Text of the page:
Alkermes Nabs $250M It Doesn’t Need, But Could Fend Off Barbarians
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in a note to clients on Jan. 8 that “[Alkermes] is one of our top picks headed into 2014, as we believe the company is well positioned for this year and beyond, with a diversified commercial story coupled with an increasingly compelling new product pipeline.”
This year, the story investors want to hear from Alkermes is mostly about its R&D pipeline. The company is awaiting results from a pivotal clinical trial of its longer-lasting, once-monthly injectable version of aripiprazole. The original drug marketed as Abilify, used mainly for schizophrenia or bipolar disorder, generated worldwide sales of $2.8 billion in 2012. Results for the new version from Alkermes are expected in the first half of 2014. Alkermes also recently disclosed that it is developing an even longer-lasting version that may be injected as little as once every two months.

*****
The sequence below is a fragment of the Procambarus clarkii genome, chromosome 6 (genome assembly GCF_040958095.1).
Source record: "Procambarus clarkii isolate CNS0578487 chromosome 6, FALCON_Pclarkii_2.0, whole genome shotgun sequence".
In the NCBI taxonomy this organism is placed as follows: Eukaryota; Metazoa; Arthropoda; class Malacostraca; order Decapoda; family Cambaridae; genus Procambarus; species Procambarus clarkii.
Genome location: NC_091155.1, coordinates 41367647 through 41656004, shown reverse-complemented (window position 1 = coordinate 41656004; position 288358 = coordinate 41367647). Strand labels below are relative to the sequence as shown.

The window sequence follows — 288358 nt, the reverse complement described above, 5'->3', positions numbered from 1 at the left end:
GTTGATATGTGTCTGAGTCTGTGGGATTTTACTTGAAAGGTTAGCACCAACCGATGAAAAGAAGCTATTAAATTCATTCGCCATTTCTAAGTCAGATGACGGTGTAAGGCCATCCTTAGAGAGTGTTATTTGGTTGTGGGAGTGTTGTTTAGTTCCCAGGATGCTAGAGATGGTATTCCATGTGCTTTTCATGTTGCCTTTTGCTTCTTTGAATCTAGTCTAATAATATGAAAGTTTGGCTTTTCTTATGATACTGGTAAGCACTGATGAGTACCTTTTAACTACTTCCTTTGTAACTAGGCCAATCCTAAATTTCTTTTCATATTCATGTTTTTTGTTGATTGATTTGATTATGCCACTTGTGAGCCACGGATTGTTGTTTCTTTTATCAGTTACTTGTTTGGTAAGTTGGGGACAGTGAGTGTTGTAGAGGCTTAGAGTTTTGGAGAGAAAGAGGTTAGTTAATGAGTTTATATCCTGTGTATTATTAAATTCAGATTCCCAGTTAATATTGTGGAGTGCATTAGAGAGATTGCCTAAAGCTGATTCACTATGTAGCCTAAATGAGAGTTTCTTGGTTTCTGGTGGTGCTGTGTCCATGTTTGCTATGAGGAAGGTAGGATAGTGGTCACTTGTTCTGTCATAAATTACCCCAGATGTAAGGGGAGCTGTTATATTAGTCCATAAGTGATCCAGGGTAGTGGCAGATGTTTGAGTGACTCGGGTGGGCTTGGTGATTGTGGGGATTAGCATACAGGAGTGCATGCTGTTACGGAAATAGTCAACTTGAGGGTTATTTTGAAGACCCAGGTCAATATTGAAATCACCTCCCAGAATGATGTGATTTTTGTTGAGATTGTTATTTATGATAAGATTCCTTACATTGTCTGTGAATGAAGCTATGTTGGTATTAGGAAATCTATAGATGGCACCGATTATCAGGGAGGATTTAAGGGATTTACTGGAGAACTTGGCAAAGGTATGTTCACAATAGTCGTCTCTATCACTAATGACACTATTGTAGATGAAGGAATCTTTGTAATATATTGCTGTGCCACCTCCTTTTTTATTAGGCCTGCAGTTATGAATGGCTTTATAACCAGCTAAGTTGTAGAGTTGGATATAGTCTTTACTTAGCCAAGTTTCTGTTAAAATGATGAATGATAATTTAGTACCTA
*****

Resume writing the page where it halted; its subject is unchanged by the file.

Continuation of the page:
Another key Alkermes program investors are watching this year is ALKS 5461, a treatment for major depressive disorder that passed a mid-stage clinical trial last year. This year, the company has teed up a clinical development plan that calls for three pivotal trials that will start this year and collectively enroll about 1,500 patients.
Pops, who has been with Alkermes since he joined as CEO in 1991, has said for many years he wants the company to grow into the category of “Big Biotechs” populated by much larger enterprises like Amgen, Biogen Idec, Celgene, and Gilead Sciences. Alkermes, at a $6 billion market cap, is still a long way from that ballpark. But to get there, the company may choose use a combination of its own internal R&D, combined with the occasional acquisition.
In one breath during our interview, he noted that “We have one of the best CNS portfolios in the business.” And then, a minute later, he added that he admires what Forest Laboratories and Valeant Pharmaceuticals have done in building strong companies through acquisitions. Adding $250 million in cash is really just one step in executing on a grander plan, Pops says.
“It’s a strategic move, it gives us additional flexibility to be strategic should we choose to,” he says. “This is what’s exciting about being a $5-6 billion company, instead of $500m (market cap) company. In that stage, it’s about funding R&D. We now have sufficient cash flow for R&D. This is about how you think about becoming a $50 billion company.”